What a global trade war could mean for you

If you thought a spat between the Canadian and American premiers couldn't possiblly affect your money, guess again.

Felicity Hannah
Friday 15 June 2018 17:57
Donald Trump imposed tariffs on EU, Canadian and Mexican steel and aluminium imports, overturning the exemptions he had granted in March
Donald Trump imposed tariffs on EU, Canadian and Mexican steel and aluminium imports, overturning the exemptions he had granted in March

The G7 came together this month but in location rather than spirit. US president Donald Trump complained about levels of trade before leaving early and then tweeting an attack on the Canadian prime minister Justin Trudeau.

For many, the headlines were quickly forgotten; it was just another week in the new normal for the US’s international relations. But the fallout could affect us all.

At the start of June, Trump imposed tariffs on EU, Canadian and Mexican steel and aluminium imports, of 25 per cent and 10 per cent, overturning the exemptions he had initially granted in March.

The EU has responded by promising to impose its own additional tariffs against €2.8bn of US products, including whiskey and even playing cards. Yet that ignored Trump’s warning that he intends to further retaliate against any countermeasures, widely believed to mean he might impose tariffs on automobiles.

Tit for tat, with the stakes for every country rising. On top of that, trade tensions with Canada look to be escalating as an angry war of words erupts between them and the US.

So far, so geopolitical meta-economic machinations. But these actions and reactions can have a direct impact on the personal finances of the people in the affected countries and the wider world.

While tariffs on various ingredients sound like distant, international affairs, it’s likely to be countries’ individual citizens who end up shouldering the cost.

Nigel Driffield, professor of international business at the Warwick Business School, says: “One has to remember who pays tariffs: it’s the final consumer, who of course may switch away from one product to another. We stop buying Californian wine and buy French or Chilean, say.

“However, importing agents often make these decisions, so they may judge that if Californian wine goes up by 20 per cent, then people won’t buy it, so they don’t import any. As such we will see different goods on supermarket shelves.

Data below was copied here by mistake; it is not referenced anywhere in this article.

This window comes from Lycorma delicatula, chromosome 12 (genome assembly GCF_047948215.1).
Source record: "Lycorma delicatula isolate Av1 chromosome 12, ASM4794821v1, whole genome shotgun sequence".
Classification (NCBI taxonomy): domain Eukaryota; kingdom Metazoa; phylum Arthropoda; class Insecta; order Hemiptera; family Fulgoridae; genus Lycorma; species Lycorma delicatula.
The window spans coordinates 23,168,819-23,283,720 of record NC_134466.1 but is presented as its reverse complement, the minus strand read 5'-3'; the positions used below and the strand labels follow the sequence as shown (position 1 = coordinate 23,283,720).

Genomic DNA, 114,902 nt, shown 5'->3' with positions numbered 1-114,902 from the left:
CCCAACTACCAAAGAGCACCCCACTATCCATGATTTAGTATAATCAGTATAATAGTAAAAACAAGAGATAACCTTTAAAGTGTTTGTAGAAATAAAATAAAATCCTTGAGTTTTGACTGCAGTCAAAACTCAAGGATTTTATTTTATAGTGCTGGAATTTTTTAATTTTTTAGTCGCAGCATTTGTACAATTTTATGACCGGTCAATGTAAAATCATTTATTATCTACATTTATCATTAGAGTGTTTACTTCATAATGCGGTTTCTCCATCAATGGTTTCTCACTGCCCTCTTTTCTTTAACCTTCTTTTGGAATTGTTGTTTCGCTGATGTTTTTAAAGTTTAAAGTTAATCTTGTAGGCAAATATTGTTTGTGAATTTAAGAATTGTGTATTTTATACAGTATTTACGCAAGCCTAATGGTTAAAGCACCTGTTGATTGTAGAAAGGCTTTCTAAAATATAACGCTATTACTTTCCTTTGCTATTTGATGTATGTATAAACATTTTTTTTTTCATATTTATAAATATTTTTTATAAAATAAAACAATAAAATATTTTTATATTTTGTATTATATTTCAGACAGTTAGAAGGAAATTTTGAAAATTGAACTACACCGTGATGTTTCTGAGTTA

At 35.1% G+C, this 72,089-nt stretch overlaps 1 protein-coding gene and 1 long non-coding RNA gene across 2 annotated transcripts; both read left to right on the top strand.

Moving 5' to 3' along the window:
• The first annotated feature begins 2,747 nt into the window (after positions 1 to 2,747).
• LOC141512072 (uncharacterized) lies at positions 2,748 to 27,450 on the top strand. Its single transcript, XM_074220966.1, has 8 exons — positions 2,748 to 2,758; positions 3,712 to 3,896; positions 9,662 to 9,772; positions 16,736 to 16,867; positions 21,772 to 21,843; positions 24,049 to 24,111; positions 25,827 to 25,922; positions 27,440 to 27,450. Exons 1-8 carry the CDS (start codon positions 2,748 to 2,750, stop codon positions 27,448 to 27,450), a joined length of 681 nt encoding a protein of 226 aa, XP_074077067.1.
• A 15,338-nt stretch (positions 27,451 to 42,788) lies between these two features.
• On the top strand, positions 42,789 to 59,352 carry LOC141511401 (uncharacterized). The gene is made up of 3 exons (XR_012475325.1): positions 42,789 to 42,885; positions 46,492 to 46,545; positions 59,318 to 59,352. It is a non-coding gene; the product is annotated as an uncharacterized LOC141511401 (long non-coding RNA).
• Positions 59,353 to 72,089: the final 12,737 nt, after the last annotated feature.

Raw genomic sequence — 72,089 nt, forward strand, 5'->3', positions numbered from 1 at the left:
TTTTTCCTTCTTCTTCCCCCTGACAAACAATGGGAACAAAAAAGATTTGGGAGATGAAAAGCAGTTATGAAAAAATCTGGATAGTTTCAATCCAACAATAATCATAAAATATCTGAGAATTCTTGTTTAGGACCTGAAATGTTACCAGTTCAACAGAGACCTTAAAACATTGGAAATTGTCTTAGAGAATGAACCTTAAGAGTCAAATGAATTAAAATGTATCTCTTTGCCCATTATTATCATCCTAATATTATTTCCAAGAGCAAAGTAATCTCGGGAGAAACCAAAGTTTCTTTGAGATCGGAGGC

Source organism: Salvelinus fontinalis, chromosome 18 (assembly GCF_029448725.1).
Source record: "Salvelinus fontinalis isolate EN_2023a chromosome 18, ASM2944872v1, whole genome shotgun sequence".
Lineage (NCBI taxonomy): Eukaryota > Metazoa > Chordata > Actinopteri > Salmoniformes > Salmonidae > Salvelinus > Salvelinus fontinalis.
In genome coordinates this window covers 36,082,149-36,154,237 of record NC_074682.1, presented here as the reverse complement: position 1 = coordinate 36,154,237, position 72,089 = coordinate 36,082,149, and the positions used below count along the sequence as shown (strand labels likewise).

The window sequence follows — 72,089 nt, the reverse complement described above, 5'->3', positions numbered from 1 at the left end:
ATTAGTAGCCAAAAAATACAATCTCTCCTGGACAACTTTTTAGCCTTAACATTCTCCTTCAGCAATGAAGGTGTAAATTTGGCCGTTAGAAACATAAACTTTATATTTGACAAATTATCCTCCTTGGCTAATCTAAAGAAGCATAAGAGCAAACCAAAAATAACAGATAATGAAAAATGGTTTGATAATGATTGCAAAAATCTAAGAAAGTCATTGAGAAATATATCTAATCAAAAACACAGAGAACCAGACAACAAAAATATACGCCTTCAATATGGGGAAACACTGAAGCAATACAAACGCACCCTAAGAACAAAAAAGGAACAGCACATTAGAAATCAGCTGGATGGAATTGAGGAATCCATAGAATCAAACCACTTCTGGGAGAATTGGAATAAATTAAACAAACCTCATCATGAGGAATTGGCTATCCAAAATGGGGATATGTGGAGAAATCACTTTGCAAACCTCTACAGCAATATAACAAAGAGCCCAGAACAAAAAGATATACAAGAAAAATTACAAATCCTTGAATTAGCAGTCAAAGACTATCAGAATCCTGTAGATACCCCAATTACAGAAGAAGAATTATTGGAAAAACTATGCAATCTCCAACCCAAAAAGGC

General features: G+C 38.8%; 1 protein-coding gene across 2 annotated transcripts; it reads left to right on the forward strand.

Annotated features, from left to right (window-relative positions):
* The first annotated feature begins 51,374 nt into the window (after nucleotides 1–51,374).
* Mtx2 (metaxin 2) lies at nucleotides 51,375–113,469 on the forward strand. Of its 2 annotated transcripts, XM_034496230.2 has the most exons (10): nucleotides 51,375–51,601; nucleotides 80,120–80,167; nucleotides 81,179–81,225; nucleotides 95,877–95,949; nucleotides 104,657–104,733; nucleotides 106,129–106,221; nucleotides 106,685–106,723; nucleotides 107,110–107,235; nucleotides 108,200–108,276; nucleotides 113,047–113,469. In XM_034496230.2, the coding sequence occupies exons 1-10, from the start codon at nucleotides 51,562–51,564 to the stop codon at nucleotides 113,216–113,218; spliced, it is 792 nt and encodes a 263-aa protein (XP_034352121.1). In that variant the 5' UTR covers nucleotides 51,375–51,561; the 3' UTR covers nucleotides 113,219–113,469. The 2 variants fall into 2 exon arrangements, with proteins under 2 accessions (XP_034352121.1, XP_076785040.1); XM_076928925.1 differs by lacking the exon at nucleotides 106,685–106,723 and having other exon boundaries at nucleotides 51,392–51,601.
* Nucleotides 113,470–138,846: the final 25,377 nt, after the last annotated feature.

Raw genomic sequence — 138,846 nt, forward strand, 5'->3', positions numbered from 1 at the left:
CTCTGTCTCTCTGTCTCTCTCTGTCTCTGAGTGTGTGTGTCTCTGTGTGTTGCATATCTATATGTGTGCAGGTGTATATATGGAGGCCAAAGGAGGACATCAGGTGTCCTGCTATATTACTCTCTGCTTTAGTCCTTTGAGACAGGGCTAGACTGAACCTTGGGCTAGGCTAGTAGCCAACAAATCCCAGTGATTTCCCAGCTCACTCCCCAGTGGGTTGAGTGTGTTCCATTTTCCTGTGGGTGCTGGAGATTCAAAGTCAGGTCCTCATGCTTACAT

“Most likely products to see price rises in the UK are things like cereals – which feed into lots of food products, so I would expect food prices to go up a bit.”

David Slater, director of trade at KPMG, agrees that consumers are going to suffer if matters continue to escalate, warning there are “never any winners in a trade war, it’s a race to the bottom which invariably has repercussions on jobs and the global economy as competition decreases, investment and innovation are stifled and costs for consumers increase.”

“In today’s global economy many everyday commodities are produced using complex international supply chains which are designed to ensure competitiveness. Once these are disrupted, for example during a trade war, the additional costs of production and of doing business have to be passed onto customers.”

One additional concern is that a trade war could force up the price of borrowing for consumers. Obviously loans aren’t subject to international tariffs, but a possible trade war could have a far wider fallout.

Slater says: “The increase in the cost of goods in our shopping baskets will likely drive inflation beyond the government’s target for the economy. In these circumstances the Bank of England has few options but to raise interest rates and that has a knock on effect for people with loans and mortgages.”

And, of course, the current trading upheaval comes at a time when the UK is undergoing some upheaval of its own.

“The risk for the UK consumer is that this comes at a particularly bad time,” warns Ian Kenny, fund manager at Smith & Williamson. “The UK’s trading arrangements are already very uncertain as there is no real clarity on what our trading relationships will look like when we leave the largest trading bloc in the world, real incomes are barely growing positively, the savings ratio is at 10-year lows, and trade wars would be likely to boost inflation a little.

“Exactly how much a trade war boosted UK consumer prices would depend on the range of tariffs, the pass-through effects and sterling’s reaction.

“At the moment, the list of industries affected by tariffs is relatively short, but after a fractious G7 summit a widening of protectionism cannot be ruled out, if only because President Trump will be keen to show that he believes he holds all the cards even as the EU, rather ironically, intends to retaliate with a 10 per cent tariff on playing cards!”

This is a developing situation and so there are steps households can take to protect themselves from a potential trade war and its fallout. You may not have the opportunity to talk sense to national leaders but there are steps you can take to limit the potential risk to your household finances.

Slater says: “While there is no need to panic, and I remain hopeful that good sense will prevail and a trade war will be avoided, in terms of preparation households should prioritise paying down loans and mortgages as far as possible, not take on any new debt until the situation is clearer and review household budgets to be clear where savings can be made should prices increase.”

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